For observe, II. The means employed to establish his faith. "And after eight days, again his disciples were within, and Thomas with them. Then came Jesus, the doors being shut, and stood in the midst, and said, Peace be unto you. Then saith he to Thomas, Reach hither thy finger, and behold my hands; and reach hither thy hand, and thrust it into my side: and be not faithless, but believing."

It is observable from hence, that though Thomas did not believe the declaration of the disciples, he still associates with them, and thus places himself in the way of divine manifestation. This was well. Let us remember it. And, bad as our present frame may be, let us always resolve to repair to the means of grace. For "They that wait upon the Lord shall renew their strength." How often have the people of God been pleasingly disappointed in holy exercises: how often, before they have been aware, have they passed from darkness to light, and from

fears and sadness to confidence and joy! Therefore, "Wait on the Lord; be of good courage, and he shall strengthen thy heart; wait, I say, on the Lord."

Eight days, however, elapse, before Thomas is released from his perplexity. And O what days of dreadful suspense were these uncertain all the time, whether or not Jesus was the Messiahwhether the curse of the law was removed, or left in all its force!-But he will not contend for ever, neither will he be always wroth, lest the spirit should fail before him, and the soul that he has made." He comes again—not armed with vengeance-but crying, peace. Thomas would doubtless be afraid-and he had reason to expect a severe rebuke-but Jesus instantly forbids all uneasy apprehension, saying "Peace be unto you. I am not come to destroy, or to condemn; but to save and to reclaim; to restore and to comfort."

Behold the condescension and kindness of our Lord and Saviour, in dealing with this man. Instead of abandoning him, he pities his errors and infirmities: the bruised reed he does not break; and the smoking flax he does not quench, but brings forth judgment unto victory. He seeks after the poor strayed sheep, and with unspeakable tenderness brings it back. He suffers Thomas to prescribe; and complies with his unreasonable demand: "Reach hither thy finger, and behold my hands; and reach hither thy hand, and thrust it into my side: and be not faithless, but believing."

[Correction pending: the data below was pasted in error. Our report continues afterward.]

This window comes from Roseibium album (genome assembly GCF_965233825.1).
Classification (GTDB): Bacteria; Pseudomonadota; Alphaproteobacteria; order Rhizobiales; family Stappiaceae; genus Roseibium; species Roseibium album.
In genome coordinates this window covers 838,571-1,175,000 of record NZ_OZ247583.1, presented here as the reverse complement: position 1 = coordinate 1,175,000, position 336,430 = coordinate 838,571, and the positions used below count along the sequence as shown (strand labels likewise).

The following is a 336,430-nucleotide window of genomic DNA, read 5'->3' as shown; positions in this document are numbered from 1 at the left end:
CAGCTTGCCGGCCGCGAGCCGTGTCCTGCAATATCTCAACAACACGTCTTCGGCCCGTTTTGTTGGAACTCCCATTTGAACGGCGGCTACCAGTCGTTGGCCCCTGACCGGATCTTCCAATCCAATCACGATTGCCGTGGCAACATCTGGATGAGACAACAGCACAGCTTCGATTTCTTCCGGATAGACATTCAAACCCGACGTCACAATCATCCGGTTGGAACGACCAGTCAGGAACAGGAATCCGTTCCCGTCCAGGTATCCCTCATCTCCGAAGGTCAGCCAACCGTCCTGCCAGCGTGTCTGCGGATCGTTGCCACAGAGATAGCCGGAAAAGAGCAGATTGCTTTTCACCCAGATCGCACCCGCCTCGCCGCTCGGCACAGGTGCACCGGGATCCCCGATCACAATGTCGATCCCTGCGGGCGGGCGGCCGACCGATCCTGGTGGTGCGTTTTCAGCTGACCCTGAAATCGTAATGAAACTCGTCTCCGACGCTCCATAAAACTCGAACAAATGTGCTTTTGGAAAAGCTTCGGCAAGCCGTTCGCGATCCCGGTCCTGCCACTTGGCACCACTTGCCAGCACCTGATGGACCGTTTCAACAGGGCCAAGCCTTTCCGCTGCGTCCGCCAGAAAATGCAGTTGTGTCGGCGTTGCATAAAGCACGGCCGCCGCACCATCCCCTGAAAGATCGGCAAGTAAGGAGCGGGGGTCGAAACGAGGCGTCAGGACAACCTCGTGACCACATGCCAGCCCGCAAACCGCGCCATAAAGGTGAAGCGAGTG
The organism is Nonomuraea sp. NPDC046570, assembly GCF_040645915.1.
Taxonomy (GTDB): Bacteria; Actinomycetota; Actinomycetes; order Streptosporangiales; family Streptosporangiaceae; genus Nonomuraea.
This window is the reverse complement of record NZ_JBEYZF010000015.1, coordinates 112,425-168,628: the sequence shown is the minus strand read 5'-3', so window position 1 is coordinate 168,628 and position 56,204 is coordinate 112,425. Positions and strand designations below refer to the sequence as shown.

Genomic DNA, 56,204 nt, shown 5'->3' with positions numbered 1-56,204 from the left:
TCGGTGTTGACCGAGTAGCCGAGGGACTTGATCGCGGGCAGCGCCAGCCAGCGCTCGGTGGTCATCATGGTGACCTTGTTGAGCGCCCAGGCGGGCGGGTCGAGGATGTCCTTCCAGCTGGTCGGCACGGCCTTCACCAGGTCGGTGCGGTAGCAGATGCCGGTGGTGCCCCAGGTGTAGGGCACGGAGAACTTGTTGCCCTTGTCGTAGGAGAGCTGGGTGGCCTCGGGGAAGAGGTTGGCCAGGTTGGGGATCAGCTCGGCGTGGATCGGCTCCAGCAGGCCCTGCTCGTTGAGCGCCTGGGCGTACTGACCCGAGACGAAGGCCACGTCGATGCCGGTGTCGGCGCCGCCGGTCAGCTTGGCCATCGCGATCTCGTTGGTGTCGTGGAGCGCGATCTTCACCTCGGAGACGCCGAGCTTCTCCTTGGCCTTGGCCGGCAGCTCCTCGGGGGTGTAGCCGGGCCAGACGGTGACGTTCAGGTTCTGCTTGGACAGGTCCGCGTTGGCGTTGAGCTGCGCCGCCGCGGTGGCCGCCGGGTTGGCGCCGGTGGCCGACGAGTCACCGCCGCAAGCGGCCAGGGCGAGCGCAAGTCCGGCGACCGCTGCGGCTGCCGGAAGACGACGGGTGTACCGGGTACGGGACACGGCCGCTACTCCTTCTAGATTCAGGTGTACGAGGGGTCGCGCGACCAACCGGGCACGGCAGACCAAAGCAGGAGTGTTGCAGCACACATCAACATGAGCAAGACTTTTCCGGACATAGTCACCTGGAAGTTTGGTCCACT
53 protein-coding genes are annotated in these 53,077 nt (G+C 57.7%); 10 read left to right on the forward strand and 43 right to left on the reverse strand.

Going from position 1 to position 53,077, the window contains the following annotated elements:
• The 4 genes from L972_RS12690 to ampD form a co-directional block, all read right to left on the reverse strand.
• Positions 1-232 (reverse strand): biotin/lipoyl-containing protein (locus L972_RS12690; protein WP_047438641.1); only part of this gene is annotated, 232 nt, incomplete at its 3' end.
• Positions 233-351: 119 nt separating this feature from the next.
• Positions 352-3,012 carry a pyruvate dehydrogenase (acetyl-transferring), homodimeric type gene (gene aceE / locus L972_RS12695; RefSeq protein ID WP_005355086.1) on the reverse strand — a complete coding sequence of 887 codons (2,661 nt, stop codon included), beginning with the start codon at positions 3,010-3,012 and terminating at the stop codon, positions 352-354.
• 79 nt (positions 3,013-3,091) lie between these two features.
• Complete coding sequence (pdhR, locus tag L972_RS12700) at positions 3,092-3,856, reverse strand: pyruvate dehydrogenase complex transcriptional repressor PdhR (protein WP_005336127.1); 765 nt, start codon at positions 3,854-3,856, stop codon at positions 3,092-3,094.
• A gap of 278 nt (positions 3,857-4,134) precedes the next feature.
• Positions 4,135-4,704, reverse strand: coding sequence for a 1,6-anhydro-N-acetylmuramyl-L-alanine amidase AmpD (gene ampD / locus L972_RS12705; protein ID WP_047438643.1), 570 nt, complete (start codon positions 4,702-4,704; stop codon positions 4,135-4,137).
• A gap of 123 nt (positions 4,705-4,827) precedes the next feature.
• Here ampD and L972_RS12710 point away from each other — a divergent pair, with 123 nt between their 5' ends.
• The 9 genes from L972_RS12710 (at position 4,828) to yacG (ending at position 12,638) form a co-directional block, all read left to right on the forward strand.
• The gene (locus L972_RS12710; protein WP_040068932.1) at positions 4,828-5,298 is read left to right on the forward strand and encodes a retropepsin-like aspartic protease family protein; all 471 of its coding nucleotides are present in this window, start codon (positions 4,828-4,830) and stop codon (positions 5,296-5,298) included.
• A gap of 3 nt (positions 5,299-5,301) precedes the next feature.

But while all this marks the compassion of our Lord and Saviour, it also serves to show his allpervading knowledge. Thomas little thought

that Jesus knew his offence; or had heard the language of his incredulity: but our Lord here reminds him that he was perfectly acquainted with his disposition, and that though unseen, he had heard all that had passed. He, therefore, answers him word for word-yea, he repeats the very terms which Thomas had used he had said, "Except I shall see in his hands the print of the nails, and put my finger into the print of the nails, and thrust my hand into his side, I will not believe.” And lo! Jesus, the moment he appears, though no one had informed him of this, says Thomas, reach hither thy finger, and behold my hands; and reach hither thy hand, and thrust it into my side: and be not faithless, but believing." Let us also remember, that "his eyes are in every place, beholding the evil and the good;" that he compasseth about our path and our bed, and is acquainted with all our ways;" and that "there is not a word on our tongue, but he knoweth it altogether."


We have only to observe, farther, that it appears evident from hence, that our Lord retained after his resurrection, the memorials of his passion-there were the marks of the nails, and of the spear. And did his ascension erase them? No; John saw him as "a lamb that was slain." These not only served at first to prove the truth of his resurrection, and the materiality of his body, but will for ever remind us of the way in which our happiness was procured; and will excite us to everlasting adoration and praise. He challenges the complete salvation of his people: "Father, I will that they whom thou hast given me be with me where I am, to behold my glory." Do any ask for the justice of his claim? See his appear